And you were dead in the trespasses and sins in which you once walked, following the course of this world, following the prince of the power of the air, the spirit that is now at work in the sons of disobedience— among whom we all once lived in the passions of our flesh, carrying out the desires of the body and the mind, and were by nature children of wrath, like the rest of mankind. But God, being rich in mercy, because of the great love with which he loved us, even when we were dead in our trespasses, made us alive together with Christ—by grace you have been saved— and raised us up with him and seated us with him in the heavenly places in Christ Jesus, so that in the coming ages he might show the immeasurable riches of his grace in kindness toward us in Christ Jesus. For by grace you have been saved through faith. And this is not your own doing; it is the gift of God, not a result of works, so that no one may boast. 10 For we are his workmanship, created in Christ Jesus for good works, which God prepared beforehand, that we should walk in them. ~~Ephesians 2:1-10 (ESV)

Verses 1-3 paint a particularly nasty picture of us, don’t  they? By  nature, it says, we were children of wrath. What value could a child of wrath, dead in sin and ruled by fleshly passions, possibly have? Why would a holy God have any compelling reason for shedding His innocent blood for any of us?

Verses 4-7 answer that question. The Lord lavished His salvation on us in order to display the riches of His grace and kindness. Our salvation points, not to any imaginary worth on our part, but to His generosity in saving such undeserving sinners.

The purpose of our salvation, then, is to showcase the Lord’s character. What a wonderful God He is to extend that degree of compassion on worthless sinners who merit nothing but His wrath. Although nothing about us commends us to Him, Jesus willingly went to the cross to accept the Father’s wrath — wrath that we deserved! His atoning sacrifice highlights His graciousness and compassion, revealing what a loving God He is!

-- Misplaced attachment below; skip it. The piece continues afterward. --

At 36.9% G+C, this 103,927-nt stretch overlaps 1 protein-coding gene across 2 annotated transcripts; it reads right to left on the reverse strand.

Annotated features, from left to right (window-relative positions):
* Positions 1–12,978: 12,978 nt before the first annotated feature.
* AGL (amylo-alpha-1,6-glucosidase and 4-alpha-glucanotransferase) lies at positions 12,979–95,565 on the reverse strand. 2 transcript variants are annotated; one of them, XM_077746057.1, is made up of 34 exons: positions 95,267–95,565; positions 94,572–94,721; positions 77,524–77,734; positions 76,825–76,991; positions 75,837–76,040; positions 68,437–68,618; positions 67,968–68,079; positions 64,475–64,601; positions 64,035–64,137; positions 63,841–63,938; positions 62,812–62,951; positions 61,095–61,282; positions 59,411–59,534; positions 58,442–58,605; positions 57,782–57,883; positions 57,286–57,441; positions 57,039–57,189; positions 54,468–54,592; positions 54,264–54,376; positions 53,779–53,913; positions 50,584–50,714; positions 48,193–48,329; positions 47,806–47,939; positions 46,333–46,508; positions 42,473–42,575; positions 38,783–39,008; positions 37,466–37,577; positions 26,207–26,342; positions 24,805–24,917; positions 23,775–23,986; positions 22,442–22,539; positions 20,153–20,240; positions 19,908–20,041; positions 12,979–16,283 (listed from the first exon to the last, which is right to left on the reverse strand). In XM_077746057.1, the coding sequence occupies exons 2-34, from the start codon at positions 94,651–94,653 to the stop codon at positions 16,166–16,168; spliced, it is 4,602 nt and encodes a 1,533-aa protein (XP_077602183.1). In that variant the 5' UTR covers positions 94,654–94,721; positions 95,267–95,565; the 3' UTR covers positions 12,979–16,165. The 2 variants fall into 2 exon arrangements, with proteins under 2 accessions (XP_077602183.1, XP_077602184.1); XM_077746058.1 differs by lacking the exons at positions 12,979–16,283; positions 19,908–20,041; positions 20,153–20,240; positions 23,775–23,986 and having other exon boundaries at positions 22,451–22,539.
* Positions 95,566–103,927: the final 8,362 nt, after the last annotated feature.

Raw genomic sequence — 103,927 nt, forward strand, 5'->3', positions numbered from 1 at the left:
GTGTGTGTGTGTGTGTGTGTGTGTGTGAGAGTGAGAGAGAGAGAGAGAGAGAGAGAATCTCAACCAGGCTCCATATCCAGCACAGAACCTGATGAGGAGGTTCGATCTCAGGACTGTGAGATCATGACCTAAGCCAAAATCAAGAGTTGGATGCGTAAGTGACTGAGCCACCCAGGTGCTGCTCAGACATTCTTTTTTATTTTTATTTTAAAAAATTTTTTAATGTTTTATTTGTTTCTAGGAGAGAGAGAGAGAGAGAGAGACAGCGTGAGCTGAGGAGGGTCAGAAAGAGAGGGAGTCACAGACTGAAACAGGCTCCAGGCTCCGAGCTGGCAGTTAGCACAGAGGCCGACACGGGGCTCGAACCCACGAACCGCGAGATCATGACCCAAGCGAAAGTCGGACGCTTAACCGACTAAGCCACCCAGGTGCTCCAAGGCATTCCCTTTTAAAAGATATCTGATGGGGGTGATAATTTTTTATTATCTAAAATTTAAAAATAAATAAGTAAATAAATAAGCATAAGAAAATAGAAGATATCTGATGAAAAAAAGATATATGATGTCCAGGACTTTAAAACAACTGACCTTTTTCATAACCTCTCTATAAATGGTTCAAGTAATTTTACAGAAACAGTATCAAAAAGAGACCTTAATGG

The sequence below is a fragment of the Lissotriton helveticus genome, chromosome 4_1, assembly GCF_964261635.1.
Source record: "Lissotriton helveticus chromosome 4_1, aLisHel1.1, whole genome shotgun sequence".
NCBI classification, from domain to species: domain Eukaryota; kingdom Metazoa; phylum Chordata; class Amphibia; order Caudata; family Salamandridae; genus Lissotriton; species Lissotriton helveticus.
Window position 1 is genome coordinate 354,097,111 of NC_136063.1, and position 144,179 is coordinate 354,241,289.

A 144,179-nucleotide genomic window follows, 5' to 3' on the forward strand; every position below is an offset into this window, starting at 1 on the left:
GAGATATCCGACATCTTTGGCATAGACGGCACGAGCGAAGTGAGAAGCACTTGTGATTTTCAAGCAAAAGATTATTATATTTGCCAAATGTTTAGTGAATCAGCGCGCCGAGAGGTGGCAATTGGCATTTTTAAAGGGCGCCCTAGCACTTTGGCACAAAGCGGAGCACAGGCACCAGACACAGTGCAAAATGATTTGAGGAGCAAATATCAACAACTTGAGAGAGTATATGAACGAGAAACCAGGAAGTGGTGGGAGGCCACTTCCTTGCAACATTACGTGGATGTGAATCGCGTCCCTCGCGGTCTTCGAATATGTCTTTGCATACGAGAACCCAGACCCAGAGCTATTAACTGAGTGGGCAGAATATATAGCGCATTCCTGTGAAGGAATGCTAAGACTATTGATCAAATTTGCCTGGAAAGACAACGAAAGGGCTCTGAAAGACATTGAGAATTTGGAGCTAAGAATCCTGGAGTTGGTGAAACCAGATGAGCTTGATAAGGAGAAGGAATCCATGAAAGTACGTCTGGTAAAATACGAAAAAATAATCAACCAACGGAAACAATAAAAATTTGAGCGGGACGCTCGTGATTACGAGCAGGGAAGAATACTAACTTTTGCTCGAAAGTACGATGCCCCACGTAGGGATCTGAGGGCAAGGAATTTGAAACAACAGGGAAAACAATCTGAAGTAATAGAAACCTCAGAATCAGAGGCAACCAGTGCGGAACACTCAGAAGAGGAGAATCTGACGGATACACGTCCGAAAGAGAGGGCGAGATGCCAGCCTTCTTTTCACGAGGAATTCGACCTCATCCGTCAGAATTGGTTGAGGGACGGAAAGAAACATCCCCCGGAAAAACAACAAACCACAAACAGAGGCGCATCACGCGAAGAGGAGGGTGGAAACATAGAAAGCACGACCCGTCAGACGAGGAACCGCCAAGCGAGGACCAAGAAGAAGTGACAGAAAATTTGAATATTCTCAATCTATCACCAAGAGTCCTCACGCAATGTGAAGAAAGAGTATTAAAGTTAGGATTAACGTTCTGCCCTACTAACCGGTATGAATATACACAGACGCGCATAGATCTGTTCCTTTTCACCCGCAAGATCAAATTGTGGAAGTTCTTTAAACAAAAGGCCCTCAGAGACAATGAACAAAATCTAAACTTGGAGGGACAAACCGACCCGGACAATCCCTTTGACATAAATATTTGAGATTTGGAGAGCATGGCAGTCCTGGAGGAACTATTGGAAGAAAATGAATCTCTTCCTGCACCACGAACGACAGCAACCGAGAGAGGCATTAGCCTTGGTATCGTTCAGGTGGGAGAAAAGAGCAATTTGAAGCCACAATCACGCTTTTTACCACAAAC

He is the worthy one, not any of us. Worship (which means the ascribing of worth) goes totally to Him. How utterly magnificent that He would choose to love vile creatures like us! The more we understand that we had no value in and of ourselves, the more we want to worship Him for His inexplicable mercy and grace.

Verse 10 completes the beautiful picture of God’s grace in saving us, declaring that He regenerates us into His workmanship. Though we have no worth of our own, Christ gives us His worth, graciously using us as His agents of good works. At this mercy, we can only praise Him.

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His Glories Now We Sing

Happy Resurrection Day! All of us are joyfully celebrating the resurrection of our Lord Jesus Christ, as well we should! Those of us blessed enough to watch livestreaming services from our own pastors will hear various implications of His resurrection, and those who don’t have a church with such capabilities can enjoy the service from my home church, First Baptist Church Weymouth. If you miss the livestream at 10:30 a.m. EST, you can still play the video at your convenience.